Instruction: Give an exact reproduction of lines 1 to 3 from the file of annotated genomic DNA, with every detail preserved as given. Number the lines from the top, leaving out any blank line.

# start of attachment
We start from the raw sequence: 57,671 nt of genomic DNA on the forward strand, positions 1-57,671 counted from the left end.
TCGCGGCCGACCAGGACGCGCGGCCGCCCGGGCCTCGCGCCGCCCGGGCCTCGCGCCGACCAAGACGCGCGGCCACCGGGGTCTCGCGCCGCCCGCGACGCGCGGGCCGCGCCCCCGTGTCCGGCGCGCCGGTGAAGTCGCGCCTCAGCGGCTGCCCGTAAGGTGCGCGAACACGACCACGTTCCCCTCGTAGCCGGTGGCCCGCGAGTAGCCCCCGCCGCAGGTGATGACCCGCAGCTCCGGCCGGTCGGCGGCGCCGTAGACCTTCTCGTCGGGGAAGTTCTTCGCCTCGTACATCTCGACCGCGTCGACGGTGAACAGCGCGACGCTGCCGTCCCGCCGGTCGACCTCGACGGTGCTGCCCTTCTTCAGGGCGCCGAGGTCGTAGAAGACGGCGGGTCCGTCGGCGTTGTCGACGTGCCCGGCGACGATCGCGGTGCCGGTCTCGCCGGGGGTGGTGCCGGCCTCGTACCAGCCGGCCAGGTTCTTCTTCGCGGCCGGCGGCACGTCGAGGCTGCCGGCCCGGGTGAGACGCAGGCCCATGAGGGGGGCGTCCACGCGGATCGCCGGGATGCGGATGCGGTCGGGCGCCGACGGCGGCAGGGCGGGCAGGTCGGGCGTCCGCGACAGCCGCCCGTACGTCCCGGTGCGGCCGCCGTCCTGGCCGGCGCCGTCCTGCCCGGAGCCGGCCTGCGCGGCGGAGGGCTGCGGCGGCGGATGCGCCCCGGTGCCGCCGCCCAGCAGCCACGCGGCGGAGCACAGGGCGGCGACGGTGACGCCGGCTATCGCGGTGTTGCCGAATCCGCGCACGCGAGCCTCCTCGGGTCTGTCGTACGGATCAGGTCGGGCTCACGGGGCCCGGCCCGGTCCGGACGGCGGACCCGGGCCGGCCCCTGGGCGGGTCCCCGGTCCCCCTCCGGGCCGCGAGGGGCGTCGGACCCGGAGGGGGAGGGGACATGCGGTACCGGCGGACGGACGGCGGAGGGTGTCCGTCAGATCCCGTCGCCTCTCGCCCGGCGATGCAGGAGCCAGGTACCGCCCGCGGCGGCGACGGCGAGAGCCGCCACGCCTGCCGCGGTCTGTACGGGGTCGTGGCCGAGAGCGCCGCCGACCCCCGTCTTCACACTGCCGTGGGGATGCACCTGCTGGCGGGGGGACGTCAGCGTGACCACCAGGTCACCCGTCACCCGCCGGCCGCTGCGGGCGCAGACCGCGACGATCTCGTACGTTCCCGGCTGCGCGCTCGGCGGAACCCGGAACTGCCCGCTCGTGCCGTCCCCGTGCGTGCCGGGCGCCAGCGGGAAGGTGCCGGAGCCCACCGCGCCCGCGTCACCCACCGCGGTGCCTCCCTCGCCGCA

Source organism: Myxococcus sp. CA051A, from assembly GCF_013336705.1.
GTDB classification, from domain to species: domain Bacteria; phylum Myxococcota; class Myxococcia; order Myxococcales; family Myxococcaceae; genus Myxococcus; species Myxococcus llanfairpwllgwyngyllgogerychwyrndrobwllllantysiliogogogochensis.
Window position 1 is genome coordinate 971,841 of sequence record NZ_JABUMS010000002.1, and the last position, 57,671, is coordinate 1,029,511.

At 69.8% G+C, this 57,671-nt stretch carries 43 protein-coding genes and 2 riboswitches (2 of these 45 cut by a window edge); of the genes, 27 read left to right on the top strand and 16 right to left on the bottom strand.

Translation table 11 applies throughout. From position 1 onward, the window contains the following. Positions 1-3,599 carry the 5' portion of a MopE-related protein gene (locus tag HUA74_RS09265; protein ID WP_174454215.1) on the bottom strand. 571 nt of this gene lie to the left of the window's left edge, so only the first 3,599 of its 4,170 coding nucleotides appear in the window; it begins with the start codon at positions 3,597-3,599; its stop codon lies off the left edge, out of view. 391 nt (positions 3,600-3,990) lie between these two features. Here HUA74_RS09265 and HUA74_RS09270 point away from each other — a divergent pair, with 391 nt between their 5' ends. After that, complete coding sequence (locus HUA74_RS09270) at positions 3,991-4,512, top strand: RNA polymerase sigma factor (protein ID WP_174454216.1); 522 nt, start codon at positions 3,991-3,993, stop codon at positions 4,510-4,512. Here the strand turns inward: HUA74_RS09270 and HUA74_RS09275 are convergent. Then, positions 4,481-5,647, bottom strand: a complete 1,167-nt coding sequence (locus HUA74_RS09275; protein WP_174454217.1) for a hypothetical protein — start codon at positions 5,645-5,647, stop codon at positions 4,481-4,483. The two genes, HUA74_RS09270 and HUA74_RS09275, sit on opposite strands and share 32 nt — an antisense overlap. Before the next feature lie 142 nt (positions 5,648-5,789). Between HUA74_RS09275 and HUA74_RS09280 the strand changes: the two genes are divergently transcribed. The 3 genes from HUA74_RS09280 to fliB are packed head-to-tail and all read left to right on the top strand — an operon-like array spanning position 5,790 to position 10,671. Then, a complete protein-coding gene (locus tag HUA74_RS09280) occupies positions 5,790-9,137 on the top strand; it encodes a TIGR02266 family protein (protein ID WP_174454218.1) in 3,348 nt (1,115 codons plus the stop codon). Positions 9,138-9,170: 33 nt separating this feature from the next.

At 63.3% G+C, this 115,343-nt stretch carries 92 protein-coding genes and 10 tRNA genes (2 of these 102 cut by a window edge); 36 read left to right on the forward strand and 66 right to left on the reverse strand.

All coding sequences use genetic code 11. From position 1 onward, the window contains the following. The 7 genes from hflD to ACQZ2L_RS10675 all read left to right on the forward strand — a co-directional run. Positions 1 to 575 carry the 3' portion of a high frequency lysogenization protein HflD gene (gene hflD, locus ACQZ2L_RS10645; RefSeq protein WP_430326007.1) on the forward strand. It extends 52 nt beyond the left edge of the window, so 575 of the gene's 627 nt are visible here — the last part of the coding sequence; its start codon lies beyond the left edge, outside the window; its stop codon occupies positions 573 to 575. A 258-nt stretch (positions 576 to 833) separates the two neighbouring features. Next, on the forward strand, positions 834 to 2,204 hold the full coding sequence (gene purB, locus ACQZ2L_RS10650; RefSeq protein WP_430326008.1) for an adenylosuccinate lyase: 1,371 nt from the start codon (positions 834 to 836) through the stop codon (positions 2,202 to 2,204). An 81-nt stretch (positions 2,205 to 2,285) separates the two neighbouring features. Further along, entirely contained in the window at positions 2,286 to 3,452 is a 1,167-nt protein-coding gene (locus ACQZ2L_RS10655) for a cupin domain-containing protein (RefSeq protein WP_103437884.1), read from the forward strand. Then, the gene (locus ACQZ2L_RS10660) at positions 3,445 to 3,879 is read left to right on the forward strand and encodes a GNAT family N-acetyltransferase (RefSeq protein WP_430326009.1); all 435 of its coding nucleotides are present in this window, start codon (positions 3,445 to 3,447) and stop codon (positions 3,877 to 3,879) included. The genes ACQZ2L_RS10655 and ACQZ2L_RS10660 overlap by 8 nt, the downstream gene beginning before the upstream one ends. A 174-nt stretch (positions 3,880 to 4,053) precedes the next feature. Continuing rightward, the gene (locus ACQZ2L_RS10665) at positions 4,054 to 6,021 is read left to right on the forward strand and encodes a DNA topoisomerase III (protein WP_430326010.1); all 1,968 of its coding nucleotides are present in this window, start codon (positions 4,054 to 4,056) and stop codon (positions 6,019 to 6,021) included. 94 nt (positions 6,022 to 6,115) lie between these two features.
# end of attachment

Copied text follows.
We start from the raw sequence: 57,671 nt of genomic DNA on the forward strand, positions 1-57,671 counted from the left end.
TCGCGGCCGACCAGGACGCGCGGCCGCCCGGGCCTCGCGCCGCCCGGGCCTCGCGCCGACCAAGACGCGCGGCCACCGGGGTCTCGCGCCGCCCGCGACGCGCGGGCCGCGCCCCCGTGTCCGGCGCGCCGGTGAAGTCGCGCCTCAGCGGCTGCCCGTAAGGTGCGCGAACACGACCACGTTCCCCTCGTAGCCGGTGGCCCGCGAGTAGCCCCCGCCGCAGGTGATGACCCGCAGCTCCGGCCGGTCGGCGGCGCCGTAGACCTTCTCGTCGGGGAAGTTCTTCGCCTCGTACATCTCGACCGCGTCGACGGTGAACAGCGCGACGCTGCCGTCCCGCCGGTCGACCTCGACGGTGCTGCCCTTCTTCAGGGCGCCGAGGTCGTAGAAGACGGCGGGTCCGTCGGCGTTGTCGACGTGCCCGGCGACGATCGCGGTGCCGGTCTCGCCGGGGGTGGTGCCGGCCTCGTACCAGCCGGCCAGGTTCTTCTTCGCGGCCGGCGGCACGTCGAGGCTGCCGGCCCGGGTGAGACGCAGGCCCATGAGGGGGGCGTCCACGCGGATCGCCGGGATGCGGATGCGGTCGGGCGCCGACGGCGGCAGGGCGGGCAGGTCGGGCGTCCGCGACAGCCGCCCGTACGTCCCGGTGCGGCCGCCGTCCTGGCCGGCGCCGTCCTGCCCGGAGCCGGCCTGCGCGGCGGAGGGCTGCGGCGGCGGATGCGCCCCGGTGCCGCCGCCCAGCAGCCACGCGGCGGAGCACAGGGCGGCGACGGTGACGCCGGCTATCGCGGTGTTGCCGAATCCGCGCACGCGAGCCTCCTCGGGTCTGTCGTACGGATCAGGTCGGGCTCACGGGGCCCGGCCCGGTCCGGACGGCGGACCCGGGCCGGCCCCTGGGCGGGTCCCCGGTCCCCCTCCGGGCCGCGAGGGGCGTCGGACCCGGAGGGGGAGGGGACATGCGGTACCGGCGGACGGACGGCGGAGGGTGTCCGTCAGATCCCGTCGCCTCTCGCCCGGCGATGCAGGAGCCAGGTACCGCCCGCGGCGGCGACGGCGAGAGCCGCCACGCCTGCCGCGGTCTGTACGGGGTCGTGGCCGAGAGCGCCGCCGACCCCCGTCTTCACACTGCCGTGGGGATGCACCTGCTGGCGGGGGGACGTCAGCGTGACCACCAGGTCACCCGTCACCCGCCGGCCGCTGCGGGCGCAGACCGCGACGATCTCGTACGTTCCCGGCTGCGCGCTCGGCGGAACCCGGAACTGCCCGCTCGTGCCGTCCCCGTGCGTGCCGGGCGCCAGCGGGAAGGTGCCGGAGCCCACCGCGCCCGCGTCACCCACCGCGGTGCCTCCCTCGCCGCA

Source organism: Myxococcus sp. CA051A, from assembly GCF_013336705.1.